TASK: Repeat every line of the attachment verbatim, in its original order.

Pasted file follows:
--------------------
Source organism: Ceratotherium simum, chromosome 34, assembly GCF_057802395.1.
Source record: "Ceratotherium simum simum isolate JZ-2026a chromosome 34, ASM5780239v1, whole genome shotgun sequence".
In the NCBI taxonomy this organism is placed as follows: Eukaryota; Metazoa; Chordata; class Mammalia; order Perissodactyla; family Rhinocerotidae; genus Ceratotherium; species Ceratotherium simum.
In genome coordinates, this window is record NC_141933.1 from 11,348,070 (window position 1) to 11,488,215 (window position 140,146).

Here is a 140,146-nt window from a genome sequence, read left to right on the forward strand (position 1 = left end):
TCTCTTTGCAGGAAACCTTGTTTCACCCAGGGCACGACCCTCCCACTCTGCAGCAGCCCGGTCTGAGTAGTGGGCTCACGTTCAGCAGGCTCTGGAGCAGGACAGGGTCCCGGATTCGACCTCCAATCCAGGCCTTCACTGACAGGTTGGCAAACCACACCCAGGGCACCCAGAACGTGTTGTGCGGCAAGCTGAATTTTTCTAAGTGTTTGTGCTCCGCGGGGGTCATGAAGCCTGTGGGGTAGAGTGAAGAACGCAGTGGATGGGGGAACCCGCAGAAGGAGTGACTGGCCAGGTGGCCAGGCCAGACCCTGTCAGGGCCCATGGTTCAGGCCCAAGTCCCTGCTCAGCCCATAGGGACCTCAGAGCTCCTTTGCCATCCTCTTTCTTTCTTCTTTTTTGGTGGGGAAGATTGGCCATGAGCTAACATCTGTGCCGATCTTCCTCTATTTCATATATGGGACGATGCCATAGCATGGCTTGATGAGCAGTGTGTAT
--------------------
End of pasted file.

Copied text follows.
Source organism: Ceratotherium simum, chromosome 34, assembly GCF_057802395.1.
Source record: "Ceratotherium simum simum isolate JZ-2026a chromosome 34, ASM5780239v1, whole genome shotgun sequence".
In the NCBI taxonomy this organism is placed as follows: Eukaryota; Metazoa; Chordata; class Mammalia; order Perissodactyla; family Rhinocerotidae; genus Ceratotherium; species Ceratotherium simum.
In genome coordinates, this window is record NC_141933.1 from 11,348,070 (window position 1) to 11,488,215 (window position 140,146).

Here is a 140,146-nt window from a genome sequence, read left to right on the forward strand (position 1 = left end):
TCTCTTTGCAGGAAACCTTGTTTCACCCAGGGCACGACCCTCCCACTCTGCAGCAGCCCGGTCTGAGTAGTGGGCTCACGTTCAGCAGGCTCTGGAGCAGGACAGGGTCCCGGATTCGACCTCCAATCCAGGCCTTCACTGACAGGTTGGCAAACCACACCCAGGGCACCCAGAACGTGTTGTGCGGCAAGCTGAATTTTTCTAAGTGTTTGTGCTCCGCGGGGGTCATGAAGCCTGTGGGGTAGAGTGAAGAACGCAGTGGATGGGGGAACCCGCAGAAGGAGTGACTGGCCAGGTGGCCAGGCCAGACCCTGTCAGGGCCCATGGTTCAGGCCCAAGTCCCTGCTCAGCCCATAGGGACCTCAGAGCTCCTTTGCCATCCTCTTTCTTTCTTCTTTTTTGGTGGGGAAGATTGGCCATGAGCTAACATCTGTGCCGATCTTCCTCTATTTCATATATGGGACGATGCCATAGCATGGCTTGATGAGCAGTGTGTAT